PubDate: 2016-02-01
       
  • Security in the Interparental Subsystem (SIS) Scale: Psychometric
           Characteristics in a Sample of Portuguese Adolescents
    • Abstract: Abstract The Security in the Interparental Subsystem Scale (SIS) is based on emotional security theory. This study examined the psychometric properties of an adaptation of the SIS to a sample of Portuguese adolescents (60.3 % girls; 10 to 18 years old; Mage = 13 years; N = 229), recruited in public schools. Discriminant and concurrent validity were assessed by analyzing SIS dimensions associations with adolescents’ exposure to interparental conflict (IC), and psychological adjustment, respectively. Exploratory and confirmatory factor analyses of the SIS supported a six-factor solution, with satisfactory internal consistency. Evidence for discriminant and concurrent validity was provided: most SIS dimensions significantly discriminated between adolescents exposed to higher vs. lower levels of IC; and a significant positive association between emotional reactivity and adolescents’ externalizing symptoms was found. These findings suggest that the SIS is a reliable tool for assessing adolescents’ emotional insecurity in the interparental relationship within the context of this sample.
      PubDate: 2016-02-01
       
  • Women College Students’ Reasons for Engaging in Psychological Dating
           Aggression: a Qualitative Examination
    • Abstract: Abstract Dating violence frequently occurs within women college students’ relationships, but few examinations of their reasons for engaging in psychological aggression have been conducted. Accordingly, the current study investigated psychological aggression initiated by women undergraduates against their male partners using a qualitative methodology. Overall, 72 of the 206 participants responded to an open-ended question examining their reasons for initiating psychological aggression. Six domains of reasons were identified; the two most frequently reported precipitants were negative affect and a partner’s transgression. One domain, “self-soothing,” (i.e., aggressing to help oneself feel better) had not been observed in studies of women’s initiation of physical aggression. These reasons could be targeted in prevention and intervention programs for reducing dating aggression among undergraduates.
      PubDate: 2016-02-01
       
  • Breaking the Cycle: Association of Attending Therapy Following Childhood
           Abuse and Subsequent Perpetration of Violence
    • Abstract: Abstract Despite “cycle of violence” (Widom Psychological Bulletin, 106, 3–28, 1989, p. 4) theories prevailing for the past 30 years, few studies have looked at the empirical relationship between experiencing childhood physical abuse and becoming perpetrators of violence in adulthood. Those studies that do exist omit consideration of intervening therapeutic experiences. In the present study, archival data from an outpatient mental health clinic was used to examine whether therapeutic experiences mediate the relationship between experiencing childhood physical abuse by a parental figure and subsequent involvement as a perpetrator of physical violence. Treatment-seeking individuals (N = 816) responded to three items about whether they had experiences of childhood physical abuse, whether they acted violently in adulthood, and whether they had ever before received counseling or therapy. Past counseling/psychotherapy treatment was a significant mediator between experiencing childhood physical abuse and perpetrating physical violence in adulthood, even after controlling for the effect of the victims’ gender. Findings suggest that psychotherapeutic experiences after experiencing childhood physical abuse may decrease the likelihood of perpetrating violence in adulthood. Limitations, implications, and directions for future research are discussed.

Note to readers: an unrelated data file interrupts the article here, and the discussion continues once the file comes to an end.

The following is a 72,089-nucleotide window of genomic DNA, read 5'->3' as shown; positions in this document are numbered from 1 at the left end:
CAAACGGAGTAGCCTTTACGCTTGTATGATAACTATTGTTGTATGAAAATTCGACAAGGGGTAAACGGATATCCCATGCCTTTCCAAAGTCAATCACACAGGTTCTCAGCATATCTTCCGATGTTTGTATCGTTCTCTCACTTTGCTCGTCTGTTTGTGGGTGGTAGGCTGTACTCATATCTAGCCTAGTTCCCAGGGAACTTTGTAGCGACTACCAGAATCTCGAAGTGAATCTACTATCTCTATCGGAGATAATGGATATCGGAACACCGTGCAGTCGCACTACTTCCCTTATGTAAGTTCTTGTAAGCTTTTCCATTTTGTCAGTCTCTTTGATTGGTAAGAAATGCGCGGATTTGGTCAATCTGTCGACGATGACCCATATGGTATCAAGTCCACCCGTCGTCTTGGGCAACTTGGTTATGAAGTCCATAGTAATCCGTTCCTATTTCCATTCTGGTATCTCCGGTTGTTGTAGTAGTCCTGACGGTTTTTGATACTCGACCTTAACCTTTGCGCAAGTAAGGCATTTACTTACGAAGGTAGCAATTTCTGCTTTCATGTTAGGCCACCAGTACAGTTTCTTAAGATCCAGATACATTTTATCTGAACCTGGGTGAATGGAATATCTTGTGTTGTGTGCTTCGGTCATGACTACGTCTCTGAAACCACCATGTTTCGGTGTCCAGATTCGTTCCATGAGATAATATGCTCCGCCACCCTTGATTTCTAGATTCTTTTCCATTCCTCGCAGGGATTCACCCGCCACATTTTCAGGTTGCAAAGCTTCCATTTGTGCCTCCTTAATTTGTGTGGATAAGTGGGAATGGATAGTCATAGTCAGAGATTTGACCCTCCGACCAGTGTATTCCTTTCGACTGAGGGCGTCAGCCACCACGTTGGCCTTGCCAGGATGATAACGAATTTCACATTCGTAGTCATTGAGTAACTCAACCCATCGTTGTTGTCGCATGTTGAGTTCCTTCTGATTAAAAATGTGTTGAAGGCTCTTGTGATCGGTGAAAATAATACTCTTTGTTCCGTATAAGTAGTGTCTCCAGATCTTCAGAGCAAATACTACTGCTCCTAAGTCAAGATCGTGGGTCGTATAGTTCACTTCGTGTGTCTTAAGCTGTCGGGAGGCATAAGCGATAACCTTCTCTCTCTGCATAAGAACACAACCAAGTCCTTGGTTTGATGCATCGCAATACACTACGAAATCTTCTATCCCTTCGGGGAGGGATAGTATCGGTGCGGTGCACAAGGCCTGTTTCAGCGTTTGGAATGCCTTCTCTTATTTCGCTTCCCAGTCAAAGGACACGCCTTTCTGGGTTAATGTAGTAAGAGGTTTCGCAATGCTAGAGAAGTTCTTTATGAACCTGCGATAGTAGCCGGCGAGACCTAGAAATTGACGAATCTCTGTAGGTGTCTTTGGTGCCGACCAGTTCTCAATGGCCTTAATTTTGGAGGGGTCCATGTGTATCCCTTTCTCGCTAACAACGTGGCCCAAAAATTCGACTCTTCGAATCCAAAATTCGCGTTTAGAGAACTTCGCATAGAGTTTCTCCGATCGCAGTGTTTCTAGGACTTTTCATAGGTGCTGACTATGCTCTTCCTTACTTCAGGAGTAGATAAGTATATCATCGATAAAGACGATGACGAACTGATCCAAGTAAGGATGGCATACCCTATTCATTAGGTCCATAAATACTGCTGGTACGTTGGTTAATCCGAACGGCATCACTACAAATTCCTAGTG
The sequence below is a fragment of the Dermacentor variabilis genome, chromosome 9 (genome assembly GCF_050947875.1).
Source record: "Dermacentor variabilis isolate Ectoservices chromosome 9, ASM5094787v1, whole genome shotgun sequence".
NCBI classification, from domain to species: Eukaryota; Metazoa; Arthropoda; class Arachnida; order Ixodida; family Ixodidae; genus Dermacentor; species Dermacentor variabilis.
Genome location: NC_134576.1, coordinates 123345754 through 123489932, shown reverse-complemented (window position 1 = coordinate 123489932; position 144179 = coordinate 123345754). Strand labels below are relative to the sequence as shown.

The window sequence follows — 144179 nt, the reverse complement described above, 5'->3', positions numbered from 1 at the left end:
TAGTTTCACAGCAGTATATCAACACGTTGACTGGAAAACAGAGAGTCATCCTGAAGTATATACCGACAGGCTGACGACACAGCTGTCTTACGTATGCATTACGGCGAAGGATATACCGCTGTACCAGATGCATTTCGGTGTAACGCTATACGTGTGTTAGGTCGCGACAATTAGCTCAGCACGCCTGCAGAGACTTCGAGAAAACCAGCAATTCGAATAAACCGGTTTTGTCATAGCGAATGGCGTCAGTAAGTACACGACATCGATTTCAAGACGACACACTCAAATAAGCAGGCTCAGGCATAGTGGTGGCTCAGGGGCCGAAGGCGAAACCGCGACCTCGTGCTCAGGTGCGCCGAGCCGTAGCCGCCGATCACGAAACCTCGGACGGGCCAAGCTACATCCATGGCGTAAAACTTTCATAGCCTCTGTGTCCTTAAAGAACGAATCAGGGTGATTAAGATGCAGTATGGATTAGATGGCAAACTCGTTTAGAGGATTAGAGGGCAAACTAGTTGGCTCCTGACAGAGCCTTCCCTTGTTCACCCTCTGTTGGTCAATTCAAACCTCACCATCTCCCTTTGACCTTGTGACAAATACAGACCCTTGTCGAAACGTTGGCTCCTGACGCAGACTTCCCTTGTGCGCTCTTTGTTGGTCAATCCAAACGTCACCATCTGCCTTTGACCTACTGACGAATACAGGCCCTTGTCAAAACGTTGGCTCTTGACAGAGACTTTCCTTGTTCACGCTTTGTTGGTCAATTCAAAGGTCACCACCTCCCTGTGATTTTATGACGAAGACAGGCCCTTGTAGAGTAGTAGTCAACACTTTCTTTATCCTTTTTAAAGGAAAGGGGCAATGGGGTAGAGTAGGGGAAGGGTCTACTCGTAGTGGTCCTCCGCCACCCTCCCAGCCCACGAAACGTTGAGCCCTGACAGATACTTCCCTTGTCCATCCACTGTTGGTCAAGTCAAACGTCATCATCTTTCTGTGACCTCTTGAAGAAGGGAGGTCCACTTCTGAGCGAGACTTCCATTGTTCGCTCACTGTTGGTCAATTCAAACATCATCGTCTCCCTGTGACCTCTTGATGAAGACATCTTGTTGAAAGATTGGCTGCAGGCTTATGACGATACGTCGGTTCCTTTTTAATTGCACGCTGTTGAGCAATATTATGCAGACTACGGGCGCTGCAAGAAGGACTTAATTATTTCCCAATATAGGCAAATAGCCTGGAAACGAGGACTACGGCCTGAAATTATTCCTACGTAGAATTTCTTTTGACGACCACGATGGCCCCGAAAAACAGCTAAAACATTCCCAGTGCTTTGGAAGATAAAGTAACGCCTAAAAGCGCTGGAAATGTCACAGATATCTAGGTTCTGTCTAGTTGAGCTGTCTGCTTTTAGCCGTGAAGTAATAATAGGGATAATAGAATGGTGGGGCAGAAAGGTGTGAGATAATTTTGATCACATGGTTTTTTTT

PubDate: 2016-02-01
       
  • Theoretical Considerations on Men’s Experiences of Intimate Partner
           Violence: An Interview-Based Study
    • Abstract: Abstract This study aims at exploring and interpreting men’s experiences of intimate partner violence (IPV) in the light of selected current theoretical contributions to the field, with an emphasis on Michael P. Johnson’s violence typology. The material consisted of twenty interviews with men who self-identified as having been subjected to IPV. Men generally did not consider physical violence to be threatening when it was perpetrated by women. They were also not subjected to the multiple control tactics that define the intimate terrorism category of Johnson’s violence typology, lending support to the argument that women’s and men’s experiences of IPV differ in opposite-sex relationships. Furthermore, our findings encourage the integration of structural inequalities related to gender and sexuality in analyses of men’s experiences of IPV.
      PubDate: 2016-02-01
       
  • Microcredit and Marital Violence: Moderating Effects of Husbands’
           Gender Ideology
    • Abstract: Abstract Evidence on the relation between women’s microcredit participation and their exposure to marital violence has been inconsistent across studies. This study examined how women’s various levels of microcredit participation are associated with marital violence against women (MVW), while also taking into account the husbands’ gender ideology. The study included 243 wife-abusive men in rural Bangladesh. Multiple regressions were performed to predict the frequency of MVW in the preceding year. Of the married women, 52.3 % were microcredit participants, 11.1 % of whom were active participants and 41.2 % nominal participants. The study showed that women’s active microcredit participation was negatively associated with MVW, and nominal participation was positively associated with MVW among the husbands who held a more conservative gender ideology. The findings suggest that women-focused microcredit interventions should also take into account men’s gender ideologies.